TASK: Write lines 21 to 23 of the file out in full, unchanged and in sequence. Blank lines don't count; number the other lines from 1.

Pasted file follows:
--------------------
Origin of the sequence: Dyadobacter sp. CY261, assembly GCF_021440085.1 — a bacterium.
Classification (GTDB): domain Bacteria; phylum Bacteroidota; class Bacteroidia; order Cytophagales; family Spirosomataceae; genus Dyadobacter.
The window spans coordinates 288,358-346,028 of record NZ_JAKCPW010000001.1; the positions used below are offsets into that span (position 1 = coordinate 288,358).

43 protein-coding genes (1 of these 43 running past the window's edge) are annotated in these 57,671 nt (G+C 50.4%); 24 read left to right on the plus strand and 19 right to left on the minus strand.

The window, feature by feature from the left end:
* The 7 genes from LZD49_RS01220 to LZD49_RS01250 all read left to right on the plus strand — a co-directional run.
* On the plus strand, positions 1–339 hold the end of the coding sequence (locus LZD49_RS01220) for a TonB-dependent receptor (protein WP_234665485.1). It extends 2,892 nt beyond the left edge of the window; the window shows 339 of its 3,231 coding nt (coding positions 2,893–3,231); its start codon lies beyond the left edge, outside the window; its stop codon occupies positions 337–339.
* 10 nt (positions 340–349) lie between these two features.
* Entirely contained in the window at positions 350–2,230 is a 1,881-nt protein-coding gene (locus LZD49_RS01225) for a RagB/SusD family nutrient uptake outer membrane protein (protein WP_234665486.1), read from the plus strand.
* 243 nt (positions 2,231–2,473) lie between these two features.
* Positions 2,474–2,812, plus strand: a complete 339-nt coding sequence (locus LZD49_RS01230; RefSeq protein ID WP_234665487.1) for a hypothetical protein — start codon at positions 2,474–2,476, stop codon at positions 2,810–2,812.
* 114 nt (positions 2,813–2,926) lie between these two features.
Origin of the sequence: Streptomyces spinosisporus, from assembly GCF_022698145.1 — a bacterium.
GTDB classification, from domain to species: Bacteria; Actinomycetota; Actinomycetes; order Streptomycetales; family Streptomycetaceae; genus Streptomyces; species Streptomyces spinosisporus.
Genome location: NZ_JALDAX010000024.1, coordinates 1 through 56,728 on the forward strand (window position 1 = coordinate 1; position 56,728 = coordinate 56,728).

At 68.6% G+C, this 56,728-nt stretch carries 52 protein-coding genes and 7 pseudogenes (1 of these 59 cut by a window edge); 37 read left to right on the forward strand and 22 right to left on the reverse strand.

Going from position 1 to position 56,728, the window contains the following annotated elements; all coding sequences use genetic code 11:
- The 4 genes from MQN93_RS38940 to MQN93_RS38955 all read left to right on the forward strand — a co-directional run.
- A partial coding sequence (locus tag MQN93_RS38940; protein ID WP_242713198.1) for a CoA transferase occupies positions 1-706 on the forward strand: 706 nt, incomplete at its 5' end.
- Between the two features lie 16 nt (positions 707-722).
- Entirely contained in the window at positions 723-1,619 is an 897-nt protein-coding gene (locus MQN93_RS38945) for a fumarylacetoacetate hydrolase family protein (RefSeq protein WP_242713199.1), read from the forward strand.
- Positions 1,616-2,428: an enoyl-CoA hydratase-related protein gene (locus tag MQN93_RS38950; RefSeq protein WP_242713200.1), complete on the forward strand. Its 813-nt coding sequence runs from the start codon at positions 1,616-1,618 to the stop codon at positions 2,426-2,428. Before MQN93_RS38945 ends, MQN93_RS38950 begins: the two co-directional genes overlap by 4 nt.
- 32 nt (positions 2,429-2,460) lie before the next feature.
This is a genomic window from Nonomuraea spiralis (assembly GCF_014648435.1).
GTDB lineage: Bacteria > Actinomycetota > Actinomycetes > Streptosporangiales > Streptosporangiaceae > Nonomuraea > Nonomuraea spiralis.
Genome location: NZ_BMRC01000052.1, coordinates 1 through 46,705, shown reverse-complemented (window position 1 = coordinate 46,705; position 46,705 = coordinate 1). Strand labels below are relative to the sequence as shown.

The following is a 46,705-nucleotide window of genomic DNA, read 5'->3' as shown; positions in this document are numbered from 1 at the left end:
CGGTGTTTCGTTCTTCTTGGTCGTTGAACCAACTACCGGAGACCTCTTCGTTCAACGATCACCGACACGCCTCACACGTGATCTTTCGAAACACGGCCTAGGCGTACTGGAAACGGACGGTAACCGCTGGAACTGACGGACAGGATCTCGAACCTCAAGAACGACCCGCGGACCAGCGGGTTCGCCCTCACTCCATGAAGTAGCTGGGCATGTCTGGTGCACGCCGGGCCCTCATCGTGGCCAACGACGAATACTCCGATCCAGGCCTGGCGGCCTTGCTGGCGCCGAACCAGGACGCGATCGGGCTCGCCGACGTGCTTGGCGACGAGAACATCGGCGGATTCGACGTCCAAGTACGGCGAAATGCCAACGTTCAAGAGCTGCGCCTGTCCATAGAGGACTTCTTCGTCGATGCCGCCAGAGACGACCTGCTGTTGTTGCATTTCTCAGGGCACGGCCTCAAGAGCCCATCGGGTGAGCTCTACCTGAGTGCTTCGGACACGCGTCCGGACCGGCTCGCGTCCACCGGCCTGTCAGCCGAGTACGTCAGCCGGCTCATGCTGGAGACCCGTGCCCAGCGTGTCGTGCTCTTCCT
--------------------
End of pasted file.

- Entirely contained in the window at positions 723-1,619 is an 897-nt protein-coding gene (locus MQN93_RS38945) for a fumarylacetoacetate hydrolase family protein (RefSeq protein WP_242713199.1), read from the forward strand.
- Positions 1,616-2,428: an enoyl-CoA hydratase-related protein gene (locus tag MQN93_RS38950; RefSeq protein WP_242713200.1), complete on the forward strand. Its 813-nt coding sequence runs from the start codon at positions 1,616-1,618 to the stop codon at positions 2,426-2,428. Before MQN93_RS38945 ends, MQN93_RS38950 begins: the two co-directional genes overlap by 4 nt.
- 32 nt (positions 2,429-2,460) lie before the next feature.